Predicting “The Winds of Winter” Release Date: an Inexact Science

Recently, author and real-life Gandalf to many George R.R. Martin took time out of his no-doubt furious writing schedule to announce a reading at Balticon in Baltimore, Maryland. This announcement, much like every other twitch of the man’s body, further fanned the flames of not only the sixth season of Game of Thrones, but also the status of the penultimate book in his A Song of Ice and Fire series. The Winds of Winter has supposedly been in the works for _, _. Some rumor mills have been peddling out a May release date in their articles, but no one can corroborate that story. With a cultural aftershock guaranteed with the release of anything Martin-related, it makes sense to keep a tight lid on things.

With such little information, the best we can do is postulate and presume. If that’s the only way to give fans closure on _, it only serves to benefit us all to attempt to give them the most definitive, educated guess possible. This is why I embarked on this journey to create the most mathematically sound informal prediction on when – down to the day – that the next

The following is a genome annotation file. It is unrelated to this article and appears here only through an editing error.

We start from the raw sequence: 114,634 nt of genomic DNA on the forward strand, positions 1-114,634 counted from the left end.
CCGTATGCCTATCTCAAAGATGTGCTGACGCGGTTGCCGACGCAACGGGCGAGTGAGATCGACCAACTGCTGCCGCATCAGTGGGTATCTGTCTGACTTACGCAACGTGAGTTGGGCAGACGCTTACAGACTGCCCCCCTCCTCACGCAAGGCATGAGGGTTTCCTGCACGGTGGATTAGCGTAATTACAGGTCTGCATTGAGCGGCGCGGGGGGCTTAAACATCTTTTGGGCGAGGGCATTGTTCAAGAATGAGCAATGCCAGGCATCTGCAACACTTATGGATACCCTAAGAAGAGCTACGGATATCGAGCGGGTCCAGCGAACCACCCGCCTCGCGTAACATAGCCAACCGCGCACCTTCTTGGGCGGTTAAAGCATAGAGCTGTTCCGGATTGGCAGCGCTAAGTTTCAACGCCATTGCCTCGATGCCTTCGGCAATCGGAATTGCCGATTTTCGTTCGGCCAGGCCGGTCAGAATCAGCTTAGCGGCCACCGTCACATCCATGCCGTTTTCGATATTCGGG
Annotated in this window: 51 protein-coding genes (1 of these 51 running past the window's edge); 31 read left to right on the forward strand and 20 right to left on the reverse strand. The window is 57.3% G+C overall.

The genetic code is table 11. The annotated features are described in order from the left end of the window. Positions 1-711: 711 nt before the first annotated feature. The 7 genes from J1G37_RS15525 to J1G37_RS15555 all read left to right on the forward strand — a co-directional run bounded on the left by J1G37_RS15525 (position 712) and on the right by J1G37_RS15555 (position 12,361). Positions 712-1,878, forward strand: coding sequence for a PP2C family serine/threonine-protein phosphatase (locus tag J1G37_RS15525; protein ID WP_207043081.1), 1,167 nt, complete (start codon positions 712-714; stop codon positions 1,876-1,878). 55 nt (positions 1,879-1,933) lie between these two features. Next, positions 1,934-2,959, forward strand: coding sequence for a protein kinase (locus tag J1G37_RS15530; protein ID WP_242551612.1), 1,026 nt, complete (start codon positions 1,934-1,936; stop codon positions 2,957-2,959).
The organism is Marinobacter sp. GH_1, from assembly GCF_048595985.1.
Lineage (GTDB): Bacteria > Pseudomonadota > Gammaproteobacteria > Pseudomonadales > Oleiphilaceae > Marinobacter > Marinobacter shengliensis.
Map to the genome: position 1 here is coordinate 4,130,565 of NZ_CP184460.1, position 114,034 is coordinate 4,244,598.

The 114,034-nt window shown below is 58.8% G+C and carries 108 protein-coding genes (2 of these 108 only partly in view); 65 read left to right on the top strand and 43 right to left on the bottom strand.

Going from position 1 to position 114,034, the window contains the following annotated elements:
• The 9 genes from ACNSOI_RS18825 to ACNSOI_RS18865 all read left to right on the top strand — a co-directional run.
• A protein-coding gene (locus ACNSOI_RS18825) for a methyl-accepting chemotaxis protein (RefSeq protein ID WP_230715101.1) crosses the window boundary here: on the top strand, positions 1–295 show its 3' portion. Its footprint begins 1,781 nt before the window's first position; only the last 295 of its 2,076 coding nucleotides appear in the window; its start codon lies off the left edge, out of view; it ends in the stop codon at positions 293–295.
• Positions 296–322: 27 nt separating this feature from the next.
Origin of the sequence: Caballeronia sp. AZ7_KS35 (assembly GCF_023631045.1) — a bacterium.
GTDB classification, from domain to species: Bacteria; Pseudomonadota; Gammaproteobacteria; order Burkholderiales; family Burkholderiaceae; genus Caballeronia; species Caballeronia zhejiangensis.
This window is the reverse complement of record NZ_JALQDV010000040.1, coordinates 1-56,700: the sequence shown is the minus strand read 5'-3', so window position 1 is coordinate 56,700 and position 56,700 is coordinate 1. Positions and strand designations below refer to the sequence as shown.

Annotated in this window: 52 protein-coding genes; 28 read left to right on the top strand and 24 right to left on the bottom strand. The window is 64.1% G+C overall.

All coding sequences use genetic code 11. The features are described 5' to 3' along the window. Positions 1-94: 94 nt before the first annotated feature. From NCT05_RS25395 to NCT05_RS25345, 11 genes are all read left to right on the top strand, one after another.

Let’s begin with book one, to be thorough. _ published on August 6th, 1996. _ Obviously, much of that period was not spent working on the manuscript itself, _.

A Game of Thrones – 704 pages

A Clash of Kings – 768 pages

A Storm of Swords – 992 pages

A Feast for Crows – 753 pages

A Dance with Dragons – 1056 pages

As a disclaimer: I am not a mathematician by any definition, as you could’ve probably been able to tell on-sight. _ I haven’t even read the books or follow the series. _ There’s no feasible way Martin would be writing with the most uniform, rigid productivity _.

Featured image courtey of Dan Selcke /